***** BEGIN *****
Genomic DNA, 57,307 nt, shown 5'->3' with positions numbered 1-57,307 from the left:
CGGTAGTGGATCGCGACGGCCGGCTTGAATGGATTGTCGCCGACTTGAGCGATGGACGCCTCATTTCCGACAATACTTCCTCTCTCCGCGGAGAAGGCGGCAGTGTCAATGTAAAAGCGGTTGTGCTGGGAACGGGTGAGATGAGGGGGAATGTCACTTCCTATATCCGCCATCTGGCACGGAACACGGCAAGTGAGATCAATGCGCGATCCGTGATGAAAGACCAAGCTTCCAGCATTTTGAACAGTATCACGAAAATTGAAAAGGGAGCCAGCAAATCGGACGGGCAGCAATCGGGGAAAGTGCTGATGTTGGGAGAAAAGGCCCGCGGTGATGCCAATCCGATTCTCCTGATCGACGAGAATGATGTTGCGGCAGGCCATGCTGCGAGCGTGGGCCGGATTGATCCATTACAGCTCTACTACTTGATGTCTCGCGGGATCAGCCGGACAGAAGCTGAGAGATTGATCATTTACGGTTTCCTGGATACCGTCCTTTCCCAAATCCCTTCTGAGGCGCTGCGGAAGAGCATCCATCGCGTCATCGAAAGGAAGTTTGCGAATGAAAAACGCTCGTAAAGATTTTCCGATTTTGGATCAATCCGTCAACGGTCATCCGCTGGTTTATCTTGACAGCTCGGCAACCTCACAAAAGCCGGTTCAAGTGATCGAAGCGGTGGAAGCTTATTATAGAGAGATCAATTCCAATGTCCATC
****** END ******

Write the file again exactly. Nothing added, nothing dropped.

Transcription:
Genomic DNA, 57,307 nt, shown 5'->3' with positions numbered 1-57,307 from the left:
CGGTAGTGGATCGCGACGGCCGGCTTGAATGGATTGTCGCCGACTTGAGCGATGGACGCCTCATTTCCGACAATACTTCCTCTCTCCGCGGAGAAGGCGGCAGTGTCAATGTAAAAGCGGTTGTGCTGGGAACGGGTGAGATGAGGGGGAATGTCACTTCCTATATCCGCCATCTGGCACGGAACACGGCAAGTGAGATCAATGCGCGATCCGTGATGAAAGACCAAGCTTCCAGCATTTTGAACAGTATCACGAAAATTGAAAAGGGAGCCAGCAAATCGGACGGGCAGCAATCGGGGAAAGTGCTGATGTTGGGAGAAAAGGCCCGCGGTGATGCCAATCCGATTCTCCTGATCGACGAGAATGATGTTGCGGCAGGCCATGCTGCGAGCGTGGGCCGGATTGATCCATTACAGCTCTACTACTTGATGTCTCGCGGGATCAGCCGGACAGAAGCTGAGAGATTGATCATTTACGGTTTCCTGGATACCGTCCTTTCCCAAATCCCTTCTGAGGCGCTGCGGAAGAGCATCCATCGCGTCATCGAAAGGAAGTTTGCGAATGAAAAACGCTCGTAAAGATTTTCCGATTTTGGATCAATCCGTCAACGGTCATCCGCTGGTTTATCTTGACAGCTCGGCAACCTCACAAAAGCCGGTTCAAGTGATCGAAGCGGTGGAAGCTTATTATAGAGAGATCAATTCCAATGTCCATC